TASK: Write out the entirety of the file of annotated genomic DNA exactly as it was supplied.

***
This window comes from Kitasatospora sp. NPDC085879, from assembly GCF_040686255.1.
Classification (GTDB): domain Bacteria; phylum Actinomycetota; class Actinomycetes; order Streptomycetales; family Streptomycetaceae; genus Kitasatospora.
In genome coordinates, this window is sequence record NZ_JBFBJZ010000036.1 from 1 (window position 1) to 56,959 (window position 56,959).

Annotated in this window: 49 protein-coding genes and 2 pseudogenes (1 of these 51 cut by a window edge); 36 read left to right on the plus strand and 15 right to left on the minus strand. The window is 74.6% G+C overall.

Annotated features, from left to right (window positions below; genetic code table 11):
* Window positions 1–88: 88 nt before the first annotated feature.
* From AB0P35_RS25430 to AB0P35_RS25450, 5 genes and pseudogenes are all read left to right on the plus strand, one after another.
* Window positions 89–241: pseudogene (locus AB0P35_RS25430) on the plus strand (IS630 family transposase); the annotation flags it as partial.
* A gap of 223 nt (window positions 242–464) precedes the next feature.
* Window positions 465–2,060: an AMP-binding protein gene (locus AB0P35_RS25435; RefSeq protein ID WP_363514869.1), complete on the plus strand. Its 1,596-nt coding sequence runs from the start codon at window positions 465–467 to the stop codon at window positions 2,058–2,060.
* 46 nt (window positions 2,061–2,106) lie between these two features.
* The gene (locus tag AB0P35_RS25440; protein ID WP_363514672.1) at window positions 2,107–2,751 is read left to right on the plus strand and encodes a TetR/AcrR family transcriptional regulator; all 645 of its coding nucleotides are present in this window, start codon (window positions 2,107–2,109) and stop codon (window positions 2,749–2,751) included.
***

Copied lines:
This window comes from Kitasatospora sp. NPDC085879, from assembly GCF_040686255.1.
Classification (GTDB): domain Bacteria; phylum Actinomycetota; class Actinomycetes; order Streptomycetales; family Streptomycetaceae; genus Kitasatospora.
In genome coordinates, this window is sequence record NZ_JBFBJZ010000036.1 from 1 (window position 1) to 56,959 (window position 56,959).

Annotated in this window: 49 protein-coding genes and 2 pseudogenes (1 of these 51 cut by a window edge); 36 read left to right on the plus strand and 15 right to left on the minus strand. The window is 74.6% G+C overall.

Annotated features, from left to right (window positions below; genetic code table 11):
* Window positions 1–88: 88 nt before the first annotated feature.
* From AB0P35_RS25430 to AB0P35_RS25450, 5 genes and pseudogenes are all read left to right on the plus strand, one after another.
* Window positions 89–241: pseudogene (locus AB0P35_RS25430) on the plus strand (IS630 family transposase); the annotation flags it as partial.
* A gap of 223 nt (window positions 242–464) precedes the next feature.
* Window positions 465–2,060: an AMP-binding protein gene (locus AB0P35_RS25435; RefSeq protein ID WP_363514869.1), complete on the plus strand. Its 1,596-nt coding sequence runs from the start codon at window positions 465–467 to the stop codon at window positions 2,058–2,060.
* 46 nt (window positions 2,061–2,106) lie between these two features.
* The gene (locus tag AB0P35_RS25440; protein ID WP_363514672.1) at window positions 2,107–2,751 is read left to right on the plus strand and encodes a TetR/AcrR family transcriptional regulator; all 645 of its coding nucleotides are present in this window, start codon (window positions 2,107–2,109) and stop codon (window positions 2,749–2,751) included.